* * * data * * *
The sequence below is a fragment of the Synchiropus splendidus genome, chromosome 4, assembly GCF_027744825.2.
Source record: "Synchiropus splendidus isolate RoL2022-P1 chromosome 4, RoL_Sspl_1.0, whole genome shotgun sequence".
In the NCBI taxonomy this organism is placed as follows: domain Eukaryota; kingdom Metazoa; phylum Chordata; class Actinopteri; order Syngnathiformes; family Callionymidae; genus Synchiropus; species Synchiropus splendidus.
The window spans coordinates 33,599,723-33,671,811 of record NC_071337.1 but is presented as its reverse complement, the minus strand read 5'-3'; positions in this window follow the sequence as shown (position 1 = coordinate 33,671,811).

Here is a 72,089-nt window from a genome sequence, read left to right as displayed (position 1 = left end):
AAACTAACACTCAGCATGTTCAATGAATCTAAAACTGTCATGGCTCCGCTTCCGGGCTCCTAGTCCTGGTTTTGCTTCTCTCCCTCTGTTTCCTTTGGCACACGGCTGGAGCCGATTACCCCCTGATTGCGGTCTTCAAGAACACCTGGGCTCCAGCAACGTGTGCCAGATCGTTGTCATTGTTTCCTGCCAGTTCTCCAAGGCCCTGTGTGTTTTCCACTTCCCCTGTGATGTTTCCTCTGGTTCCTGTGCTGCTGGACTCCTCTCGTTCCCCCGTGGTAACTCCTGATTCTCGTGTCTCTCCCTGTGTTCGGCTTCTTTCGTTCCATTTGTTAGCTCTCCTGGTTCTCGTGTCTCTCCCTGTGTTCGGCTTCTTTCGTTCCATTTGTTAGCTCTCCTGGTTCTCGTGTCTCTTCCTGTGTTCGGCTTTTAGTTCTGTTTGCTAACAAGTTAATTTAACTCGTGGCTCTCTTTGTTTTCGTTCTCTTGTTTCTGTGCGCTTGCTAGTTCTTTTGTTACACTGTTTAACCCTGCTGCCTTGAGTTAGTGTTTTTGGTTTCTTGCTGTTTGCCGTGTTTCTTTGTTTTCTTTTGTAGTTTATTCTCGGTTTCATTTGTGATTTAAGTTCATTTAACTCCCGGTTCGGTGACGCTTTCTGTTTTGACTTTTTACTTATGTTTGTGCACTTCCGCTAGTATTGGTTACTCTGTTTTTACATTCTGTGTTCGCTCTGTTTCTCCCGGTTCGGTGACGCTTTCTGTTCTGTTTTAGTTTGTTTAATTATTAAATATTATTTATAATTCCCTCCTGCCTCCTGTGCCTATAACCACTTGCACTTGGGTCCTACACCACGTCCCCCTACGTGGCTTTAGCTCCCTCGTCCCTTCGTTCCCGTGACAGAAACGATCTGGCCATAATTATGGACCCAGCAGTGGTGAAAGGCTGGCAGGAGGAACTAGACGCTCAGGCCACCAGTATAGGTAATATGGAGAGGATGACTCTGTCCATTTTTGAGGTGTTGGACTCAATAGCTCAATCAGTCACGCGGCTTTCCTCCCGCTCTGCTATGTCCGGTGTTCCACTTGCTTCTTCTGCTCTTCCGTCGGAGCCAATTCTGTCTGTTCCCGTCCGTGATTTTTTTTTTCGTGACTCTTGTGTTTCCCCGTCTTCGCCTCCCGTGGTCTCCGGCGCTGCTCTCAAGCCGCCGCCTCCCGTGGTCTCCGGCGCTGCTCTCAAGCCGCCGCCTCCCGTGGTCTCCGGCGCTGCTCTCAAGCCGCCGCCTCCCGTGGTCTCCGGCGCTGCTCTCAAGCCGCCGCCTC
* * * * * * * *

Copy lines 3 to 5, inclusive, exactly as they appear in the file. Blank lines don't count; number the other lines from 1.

In the NCBI taxonomy this organism is placed as follows: domain Eukaryota; kingdom Metazoa; phylum Chordata; class Actinopteri; order Syngnathiformes; family Callionymidae; genus Synchiropus; species Synchiropus splendidus.
The window spans coordinates 33,599,723-33,671,811 of record NC_071337.1 but is presented as its reverse complement, the minus strand read 5'-3'; positions in this window follow the sequence as shown (position 1 = coordinate 33,671,811).

Here is a 72,089-nt window from a genome sequence, read left to right as displayed (position 1 = left end):